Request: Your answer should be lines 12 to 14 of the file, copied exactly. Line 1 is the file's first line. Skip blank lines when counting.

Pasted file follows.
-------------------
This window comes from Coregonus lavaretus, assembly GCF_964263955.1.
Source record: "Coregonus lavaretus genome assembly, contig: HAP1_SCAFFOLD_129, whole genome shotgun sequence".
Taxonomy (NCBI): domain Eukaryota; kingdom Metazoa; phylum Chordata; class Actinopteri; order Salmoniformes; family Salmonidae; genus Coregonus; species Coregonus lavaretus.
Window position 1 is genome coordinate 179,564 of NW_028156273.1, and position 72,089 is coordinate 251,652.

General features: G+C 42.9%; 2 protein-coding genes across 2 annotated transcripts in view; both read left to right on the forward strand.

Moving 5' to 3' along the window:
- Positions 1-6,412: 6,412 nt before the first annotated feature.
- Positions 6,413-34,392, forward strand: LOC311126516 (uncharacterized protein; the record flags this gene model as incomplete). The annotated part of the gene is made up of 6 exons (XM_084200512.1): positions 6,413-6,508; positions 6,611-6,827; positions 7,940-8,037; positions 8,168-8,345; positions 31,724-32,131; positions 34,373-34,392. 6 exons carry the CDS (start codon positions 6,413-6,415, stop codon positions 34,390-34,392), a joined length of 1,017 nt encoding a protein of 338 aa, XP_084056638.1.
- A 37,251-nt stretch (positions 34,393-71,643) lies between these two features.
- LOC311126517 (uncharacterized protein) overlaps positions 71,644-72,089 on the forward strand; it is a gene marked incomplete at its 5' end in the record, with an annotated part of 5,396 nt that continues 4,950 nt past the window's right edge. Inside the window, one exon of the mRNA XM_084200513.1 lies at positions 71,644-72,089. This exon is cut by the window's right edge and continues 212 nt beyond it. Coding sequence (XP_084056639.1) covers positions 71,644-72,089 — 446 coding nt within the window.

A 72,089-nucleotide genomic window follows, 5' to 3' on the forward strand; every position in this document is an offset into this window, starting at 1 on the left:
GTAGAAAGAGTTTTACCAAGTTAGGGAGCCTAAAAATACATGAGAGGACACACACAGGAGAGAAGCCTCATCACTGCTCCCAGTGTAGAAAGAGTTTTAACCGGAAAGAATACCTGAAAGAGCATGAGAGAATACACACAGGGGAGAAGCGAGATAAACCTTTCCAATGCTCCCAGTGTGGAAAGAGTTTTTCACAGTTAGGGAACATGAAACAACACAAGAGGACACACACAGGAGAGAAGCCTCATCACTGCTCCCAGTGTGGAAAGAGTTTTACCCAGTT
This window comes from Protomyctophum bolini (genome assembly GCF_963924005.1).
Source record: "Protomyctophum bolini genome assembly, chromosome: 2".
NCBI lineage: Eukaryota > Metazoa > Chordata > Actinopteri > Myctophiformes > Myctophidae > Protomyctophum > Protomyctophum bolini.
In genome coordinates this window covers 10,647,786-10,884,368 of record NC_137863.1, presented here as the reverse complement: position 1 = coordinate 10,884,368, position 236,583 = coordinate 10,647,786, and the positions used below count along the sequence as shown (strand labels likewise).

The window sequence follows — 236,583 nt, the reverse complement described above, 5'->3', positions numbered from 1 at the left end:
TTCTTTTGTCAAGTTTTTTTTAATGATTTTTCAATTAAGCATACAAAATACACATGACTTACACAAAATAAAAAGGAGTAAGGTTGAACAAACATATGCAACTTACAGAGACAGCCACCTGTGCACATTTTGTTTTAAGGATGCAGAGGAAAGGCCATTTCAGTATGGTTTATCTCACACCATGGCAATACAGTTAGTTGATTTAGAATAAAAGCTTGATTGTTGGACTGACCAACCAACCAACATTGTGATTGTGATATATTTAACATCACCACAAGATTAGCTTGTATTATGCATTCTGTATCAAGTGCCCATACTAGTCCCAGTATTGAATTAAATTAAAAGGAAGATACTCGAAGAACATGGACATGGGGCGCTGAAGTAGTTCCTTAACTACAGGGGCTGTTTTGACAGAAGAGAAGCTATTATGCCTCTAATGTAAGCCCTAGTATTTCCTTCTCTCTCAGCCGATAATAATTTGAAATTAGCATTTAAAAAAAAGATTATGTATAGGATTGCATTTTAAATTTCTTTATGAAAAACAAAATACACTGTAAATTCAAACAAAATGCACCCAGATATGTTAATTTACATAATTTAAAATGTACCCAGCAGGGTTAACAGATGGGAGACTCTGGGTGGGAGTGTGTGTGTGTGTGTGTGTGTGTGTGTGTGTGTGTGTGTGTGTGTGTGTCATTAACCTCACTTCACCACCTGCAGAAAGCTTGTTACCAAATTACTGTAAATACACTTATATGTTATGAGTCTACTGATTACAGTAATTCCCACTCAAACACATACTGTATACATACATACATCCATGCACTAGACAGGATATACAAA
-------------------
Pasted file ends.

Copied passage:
GTAGAAAGAGTTTTACCAAGTTAGGGAGCCTAAAAATACATGAGAGGACACACACAGGAGAGAAGCCTCATCACTGCTCCCAGTGTAGAAAGAGTTTTAACCGGAAAGAATACCTGAAAGAGCATGAGAGAATACACACAGGGGAGAAGCGAGATAAACCTTTCCAATGCTCCCAGTGTGGAAAGAGTTTTTCACAGTTAGGGAACATGAAACAACACAAGAGGACACACACAGGAGAGAAGCCTCATCACTGCTCCCAGTGTGGAAAGAGTTTTACCCAGTT
This window comes from Protomyctophum bolini (genome assembly GCF_963924005.1).
Source record: "Protomyctophum bolini genome assembly, chromosome: 2".